Tuesday 8 July 2008

Baby After Two Weeks

I must admit to finding Baby fascinating.
Woe betide that I'm simply studying her for the purpose of writing about her, but let's face it, that was bound to happen.

She's the first case I'll ever have of actually following, step by step, human cognitive development.

Really, she is tiny. Until you actually hold her, it's hard to believe she's real. But perfectly formed. She has dry skin, but apparently Olive oil does the trick.

Babies aren't as difficult as I thought they would be. She doesn't cry when I hold her, though it does worry me sometimes, well not so much worry, but slightly disconcert me when I contemplate what she's living through right now. Because you can see it in her eyes.

What's all this that's happening?

Because that's what her life is like right now. There's a sound reason why the human brain pretty much wipes the memory in full shortly before the third birthday. What the human brain has just been through, is pretty traumatic. We don't need to carry through life the memories of how our brains first started to master things.

Every day is full of strange new experiences for her. And she's utterly helpless. It took her two days to realise that the way to stop the pain in her stomach was to put her mouth round the teat of the bottle. All these sights, these sounds. Lot's of things in front of her to master that are going to be traumatic.

So far, she can pull her mittens off by herself. After ten days, I think that shows quite a bit of cognitive intelligence. But I reflect on just how big a step working out how to use those limbs of hers is going to be.

God, it must all be total confusion. Not just WHO are we, WHAT are we? Does she even have an idea yet she's one of us? I'm not sure she does. She focuses, all well and good. And going and singing, 'Who's a nicey, wicey little *******, who's a nicey wicey little babe?', all gets her gurgling and smiling, and she responds well to being stroked on the cheek, and having her nose poked, so I guess she does respond to bonding. I think that this point it really is purely rudimentary. Her thought processes really are at the start.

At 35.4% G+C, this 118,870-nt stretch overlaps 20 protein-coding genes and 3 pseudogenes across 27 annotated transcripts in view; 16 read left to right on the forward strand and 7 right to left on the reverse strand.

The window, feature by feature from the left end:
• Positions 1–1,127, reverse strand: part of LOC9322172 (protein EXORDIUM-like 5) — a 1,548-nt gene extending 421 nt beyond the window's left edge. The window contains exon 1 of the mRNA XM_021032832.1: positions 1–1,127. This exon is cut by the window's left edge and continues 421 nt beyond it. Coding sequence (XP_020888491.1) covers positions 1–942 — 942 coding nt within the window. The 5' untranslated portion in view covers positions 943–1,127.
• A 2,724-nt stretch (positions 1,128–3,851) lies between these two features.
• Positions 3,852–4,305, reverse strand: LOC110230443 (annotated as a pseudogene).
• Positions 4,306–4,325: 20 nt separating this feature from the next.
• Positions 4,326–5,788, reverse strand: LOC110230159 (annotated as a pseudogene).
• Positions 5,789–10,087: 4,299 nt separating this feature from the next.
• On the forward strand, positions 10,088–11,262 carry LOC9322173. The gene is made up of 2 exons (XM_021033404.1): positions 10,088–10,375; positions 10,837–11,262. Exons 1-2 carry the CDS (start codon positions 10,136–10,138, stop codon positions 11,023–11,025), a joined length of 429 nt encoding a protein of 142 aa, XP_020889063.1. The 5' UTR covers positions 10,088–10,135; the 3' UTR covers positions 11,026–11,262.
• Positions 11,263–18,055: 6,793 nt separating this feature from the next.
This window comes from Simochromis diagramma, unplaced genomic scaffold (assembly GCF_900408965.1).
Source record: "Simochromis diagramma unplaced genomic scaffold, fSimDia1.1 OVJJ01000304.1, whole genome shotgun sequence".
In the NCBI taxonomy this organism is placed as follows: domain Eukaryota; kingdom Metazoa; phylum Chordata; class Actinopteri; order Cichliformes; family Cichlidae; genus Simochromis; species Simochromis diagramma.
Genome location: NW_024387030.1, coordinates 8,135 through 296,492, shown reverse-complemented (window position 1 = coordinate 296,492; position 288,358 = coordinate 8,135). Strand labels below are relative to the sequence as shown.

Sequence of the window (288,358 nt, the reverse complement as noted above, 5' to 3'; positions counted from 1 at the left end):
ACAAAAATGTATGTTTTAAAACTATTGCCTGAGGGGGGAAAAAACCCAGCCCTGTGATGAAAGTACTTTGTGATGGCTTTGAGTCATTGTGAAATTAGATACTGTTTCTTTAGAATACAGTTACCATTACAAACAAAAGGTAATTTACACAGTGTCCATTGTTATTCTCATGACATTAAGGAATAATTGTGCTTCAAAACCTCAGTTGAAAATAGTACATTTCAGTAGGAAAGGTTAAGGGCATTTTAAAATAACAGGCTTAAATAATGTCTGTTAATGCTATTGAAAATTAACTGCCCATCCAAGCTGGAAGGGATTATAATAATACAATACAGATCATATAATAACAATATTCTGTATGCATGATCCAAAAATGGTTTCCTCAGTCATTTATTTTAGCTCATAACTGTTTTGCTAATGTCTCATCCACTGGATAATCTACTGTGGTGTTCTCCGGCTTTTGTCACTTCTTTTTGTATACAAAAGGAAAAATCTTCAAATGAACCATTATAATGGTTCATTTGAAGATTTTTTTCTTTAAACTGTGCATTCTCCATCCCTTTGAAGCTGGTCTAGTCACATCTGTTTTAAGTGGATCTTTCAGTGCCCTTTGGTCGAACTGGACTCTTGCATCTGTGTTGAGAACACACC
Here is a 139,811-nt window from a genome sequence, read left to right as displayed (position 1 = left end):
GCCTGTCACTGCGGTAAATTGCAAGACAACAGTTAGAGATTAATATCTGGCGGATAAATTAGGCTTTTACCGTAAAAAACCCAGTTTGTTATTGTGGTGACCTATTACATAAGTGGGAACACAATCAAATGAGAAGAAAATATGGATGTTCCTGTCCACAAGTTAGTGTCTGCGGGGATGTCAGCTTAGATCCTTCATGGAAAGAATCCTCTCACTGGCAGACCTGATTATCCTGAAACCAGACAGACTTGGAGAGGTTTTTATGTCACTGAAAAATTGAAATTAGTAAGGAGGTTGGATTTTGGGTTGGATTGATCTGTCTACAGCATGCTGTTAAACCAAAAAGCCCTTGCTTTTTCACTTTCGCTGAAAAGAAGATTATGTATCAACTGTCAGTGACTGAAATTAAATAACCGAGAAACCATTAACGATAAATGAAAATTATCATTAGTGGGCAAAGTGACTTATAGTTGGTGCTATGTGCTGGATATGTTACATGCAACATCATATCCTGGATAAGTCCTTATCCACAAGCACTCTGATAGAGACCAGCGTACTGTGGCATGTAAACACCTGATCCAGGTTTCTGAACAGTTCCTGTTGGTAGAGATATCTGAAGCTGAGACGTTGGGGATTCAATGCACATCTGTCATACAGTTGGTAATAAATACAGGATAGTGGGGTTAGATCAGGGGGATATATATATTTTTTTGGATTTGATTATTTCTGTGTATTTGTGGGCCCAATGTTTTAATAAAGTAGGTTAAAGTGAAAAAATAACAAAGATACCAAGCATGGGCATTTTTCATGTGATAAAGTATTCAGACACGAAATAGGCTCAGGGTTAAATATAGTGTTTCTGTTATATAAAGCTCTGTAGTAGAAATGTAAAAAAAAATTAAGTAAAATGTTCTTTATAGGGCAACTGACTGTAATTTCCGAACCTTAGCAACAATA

Each thought we have is the result of all the ones that went before. Well, she's at the start. Right now, she can't really distinguish between people. And to be fair, she hasn't met many yet.

When you hold her, it's as if she really is just made of flesh, with no bones inside. She's so soft, but so warm to the touch.

And I look at her and think, I'm sure it's not much fun being a small person, but it's sad to think that one day you'll be a big person.

That you're going to be messed around by men, you're going to get hurt, you're going to make mistakes, you're going to have people do horrible things to you, use you, and you're going to do all those things back.

That one day you won't be an innocent baby in my arms, you'll be a hardened, calloused, cynical, adult.
Just like we all are.

And I find that so sad.


Anonymous said...

Nice to see the baby again. There will lot's of fun watching her grow up :-)

Anonymous said...

Baby is adorable. Imagine if you had one of your own!

Anonymous said...

Babies are adorable, everyone of them. True little miracles and so dependent on the adults.
Baby skin is so soft and so perfect.
Now don't be dwelling on the bad things, just think about the good things to come and keeping her safe to develop into a wonderful human being.

Anonymous said...

Yep, I have to say I'd love a couple more daughters, lol.

Anonymous said...

Babies. She is probably not even quite sure what is and what isn't her yet.

Don't right her off though, she may well retain a sense of optimism and idealism and hey she is a girl!

That's got to count for something ^_^

Anonymous said...

Write. Don't write her off...

Anonymous said...

I'm with Moggs. The post was great, except for the calloused, hardened bit. If you honestly think that's where she's heading, you should leave her alone.

Anonymous said...

Yes, Crushed, hope and faith are the only things that keep us rearing these little ones with any true love and affection. We're only blameless once in our lives, give her that before you project the sins of the world on her tiny shoulders.

Anonymous said...